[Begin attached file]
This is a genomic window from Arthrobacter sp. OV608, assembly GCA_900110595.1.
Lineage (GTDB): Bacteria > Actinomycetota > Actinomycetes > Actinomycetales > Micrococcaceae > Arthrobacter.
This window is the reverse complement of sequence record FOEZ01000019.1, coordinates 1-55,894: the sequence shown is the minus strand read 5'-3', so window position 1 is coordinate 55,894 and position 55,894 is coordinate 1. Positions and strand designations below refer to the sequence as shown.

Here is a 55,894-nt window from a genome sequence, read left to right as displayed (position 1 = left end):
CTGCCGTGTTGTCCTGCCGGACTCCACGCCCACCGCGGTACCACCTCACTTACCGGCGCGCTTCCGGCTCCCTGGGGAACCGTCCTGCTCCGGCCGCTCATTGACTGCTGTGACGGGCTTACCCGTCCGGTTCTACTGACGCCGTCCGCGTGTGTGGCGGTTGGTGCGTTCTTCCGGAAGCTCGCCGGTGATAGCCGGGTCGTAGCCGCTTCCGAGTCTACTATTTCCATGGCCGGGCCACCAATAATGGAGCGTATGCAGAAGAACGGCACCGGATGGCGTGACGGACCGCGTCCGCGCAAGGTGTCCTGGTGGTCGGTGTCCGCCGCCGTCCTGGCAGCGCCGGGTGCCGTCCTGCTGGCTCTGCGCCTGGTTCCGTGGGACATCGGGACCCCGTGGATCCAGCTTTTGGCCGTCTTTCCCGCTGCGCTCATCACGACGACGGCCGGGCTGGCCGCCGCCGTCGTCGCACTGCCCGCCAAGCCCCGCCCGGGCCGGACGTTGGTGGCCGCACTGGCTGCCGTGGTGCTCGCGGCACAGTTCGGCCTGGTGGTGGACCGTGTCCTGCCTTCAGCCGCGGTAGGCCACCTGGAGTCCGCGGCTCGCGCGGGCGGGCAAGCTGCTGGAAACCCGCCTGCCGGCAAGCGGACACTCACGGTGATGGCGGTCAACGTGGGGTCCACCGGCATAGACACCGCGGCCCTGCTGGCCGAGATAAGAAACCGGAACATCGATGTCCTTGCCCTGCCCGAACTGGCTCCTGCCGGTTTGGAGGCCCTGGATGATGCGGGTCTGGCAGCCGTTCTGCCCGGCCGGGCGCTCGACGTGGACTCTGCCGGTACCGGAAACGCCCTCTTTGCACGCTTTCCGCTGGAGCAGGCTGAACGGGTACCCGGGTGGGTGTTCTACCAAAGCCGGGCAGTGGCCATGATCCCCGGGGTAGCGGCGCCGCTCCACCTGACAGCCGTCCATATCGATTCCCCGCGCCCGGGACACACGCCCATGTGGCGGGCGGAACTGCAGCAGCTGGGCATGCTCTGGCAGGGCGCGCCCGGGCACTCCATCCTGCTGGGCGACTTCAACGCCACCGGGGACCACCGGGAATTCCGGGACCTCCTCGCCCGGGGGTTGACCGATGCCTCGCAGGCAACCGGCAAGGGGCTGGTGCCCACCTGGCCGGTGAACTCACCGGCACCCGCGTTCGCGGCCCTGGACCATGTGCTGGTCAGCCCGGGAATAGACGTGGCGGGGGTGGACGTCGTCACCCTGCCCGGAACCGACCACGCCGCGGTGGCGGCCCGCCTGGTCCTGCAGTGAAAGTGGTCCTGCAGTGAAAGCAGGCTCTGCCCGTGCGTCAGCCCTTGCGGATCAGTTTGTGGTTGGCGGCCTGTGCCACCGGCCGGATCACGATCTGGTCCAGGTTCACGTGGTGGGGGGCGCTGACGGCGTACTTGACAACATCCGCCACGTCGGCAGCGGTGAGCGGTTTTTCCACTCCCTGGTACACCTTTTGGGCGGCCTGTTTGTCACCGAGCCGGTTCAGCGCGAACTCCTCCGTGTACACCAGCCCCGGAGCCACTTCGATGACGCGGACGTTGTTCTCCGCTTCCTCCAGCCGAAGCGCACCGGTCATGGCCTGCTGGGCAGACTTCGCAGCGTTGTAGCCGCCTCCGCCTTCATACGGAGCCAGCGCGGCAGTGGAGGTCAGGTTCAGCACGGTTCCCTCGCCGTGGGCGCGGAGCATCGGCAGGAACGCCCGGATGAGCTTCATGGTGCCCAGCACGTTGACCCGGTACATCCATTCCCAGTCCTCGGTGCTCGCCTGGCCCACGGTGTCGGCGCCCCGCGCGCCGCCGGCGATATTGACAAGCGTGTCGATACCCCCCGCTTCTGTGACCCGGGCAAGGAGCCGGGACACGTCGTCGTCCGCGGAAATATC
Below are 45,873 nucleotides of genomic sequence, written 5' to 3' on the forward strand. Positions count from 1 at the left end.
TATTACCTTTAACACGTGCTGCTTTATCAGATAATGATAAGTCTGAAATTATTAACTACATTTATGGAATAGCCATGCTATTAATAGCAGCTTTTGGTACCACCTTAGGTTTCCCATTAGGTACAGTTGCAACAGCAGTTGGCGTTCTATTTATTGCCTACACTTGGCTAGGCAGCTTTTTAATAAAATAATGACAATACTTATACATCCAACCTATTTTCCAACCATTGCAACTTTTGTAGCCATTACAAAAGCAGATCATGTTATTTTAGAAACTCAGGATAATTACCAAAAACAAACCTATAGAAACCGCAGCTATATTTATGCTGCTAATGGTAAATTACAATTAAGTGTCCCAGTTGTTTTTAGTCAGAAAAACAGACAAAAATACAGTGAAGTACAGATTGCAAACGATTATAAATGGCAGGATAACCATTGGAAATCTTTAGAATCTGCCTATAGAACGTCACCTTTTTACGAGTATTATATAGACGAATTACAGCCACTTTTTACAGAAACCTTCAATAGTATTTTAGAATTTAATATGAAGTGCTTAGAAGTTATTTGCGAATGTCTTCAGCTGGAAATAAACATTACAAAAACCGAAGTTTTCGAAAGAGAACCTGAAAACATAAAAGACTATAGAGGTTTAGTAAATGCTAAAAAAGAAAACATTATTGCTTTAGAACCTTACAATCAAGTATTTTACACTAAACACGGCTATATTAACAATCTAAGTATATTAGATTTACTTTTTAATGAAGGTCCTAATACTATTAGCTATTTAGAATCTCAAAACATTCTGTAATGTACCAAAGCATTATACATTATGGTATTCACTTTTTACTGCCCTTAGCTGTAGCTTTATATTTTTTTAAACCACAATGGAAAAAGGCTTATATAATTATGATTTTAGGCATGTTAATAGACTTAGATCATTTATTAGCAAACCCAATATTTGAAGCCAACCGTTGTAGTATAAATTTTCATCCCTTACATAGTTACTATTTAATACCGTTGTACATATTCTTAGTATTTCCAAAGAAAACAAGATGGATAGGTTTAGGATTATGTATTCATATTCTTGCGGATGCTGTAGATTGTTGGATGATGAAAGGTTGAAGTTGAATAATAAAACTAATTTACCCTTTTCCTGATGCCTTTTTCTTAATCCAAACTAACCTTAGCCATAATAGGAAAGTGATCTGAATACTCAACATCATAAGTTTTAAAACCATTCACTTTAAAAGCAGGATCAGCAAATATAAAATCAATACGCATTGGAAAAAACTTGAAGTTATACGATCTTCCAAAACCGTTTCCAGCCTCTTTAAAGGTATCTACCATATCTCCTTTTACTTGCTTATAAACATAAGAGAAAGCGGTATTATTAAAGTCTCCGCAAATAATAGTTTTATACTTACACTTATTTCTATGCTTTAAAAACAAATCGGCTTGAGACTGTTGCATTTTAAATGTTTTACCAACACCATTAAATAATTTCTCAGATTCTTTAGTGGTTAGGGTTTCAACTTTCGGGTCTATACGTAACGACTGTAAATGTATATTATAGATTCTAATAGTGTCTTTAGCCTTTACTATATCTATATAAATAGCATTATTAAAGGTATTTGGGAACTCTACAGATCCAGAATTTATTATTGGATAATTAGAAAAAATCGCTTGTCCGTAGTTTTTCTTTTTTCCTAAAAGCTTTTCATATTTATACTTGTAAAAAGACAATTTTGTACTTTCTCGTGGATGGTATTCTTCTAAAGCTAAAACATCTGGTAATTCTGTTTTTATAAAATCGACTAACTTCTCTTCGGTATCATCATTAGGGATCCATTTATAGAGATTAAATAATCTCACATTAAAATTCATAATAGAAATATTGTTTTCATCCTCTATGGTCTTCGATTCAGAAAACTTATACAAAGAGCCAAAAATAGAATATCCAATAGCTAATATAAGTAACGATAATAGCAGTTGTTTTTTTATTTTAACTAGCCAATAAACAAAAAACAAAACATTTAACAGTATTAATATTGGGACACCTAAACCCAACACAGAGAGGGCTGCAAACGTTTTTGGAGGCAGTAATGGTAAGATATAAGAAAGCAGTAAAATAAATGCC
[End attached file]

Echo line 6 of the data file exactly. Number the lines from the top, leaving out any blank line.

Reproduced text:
Below are 45,873 nucleotides of genomic sequence, written 5' to 3' on the forward strand. Positions count from 1 at the left end.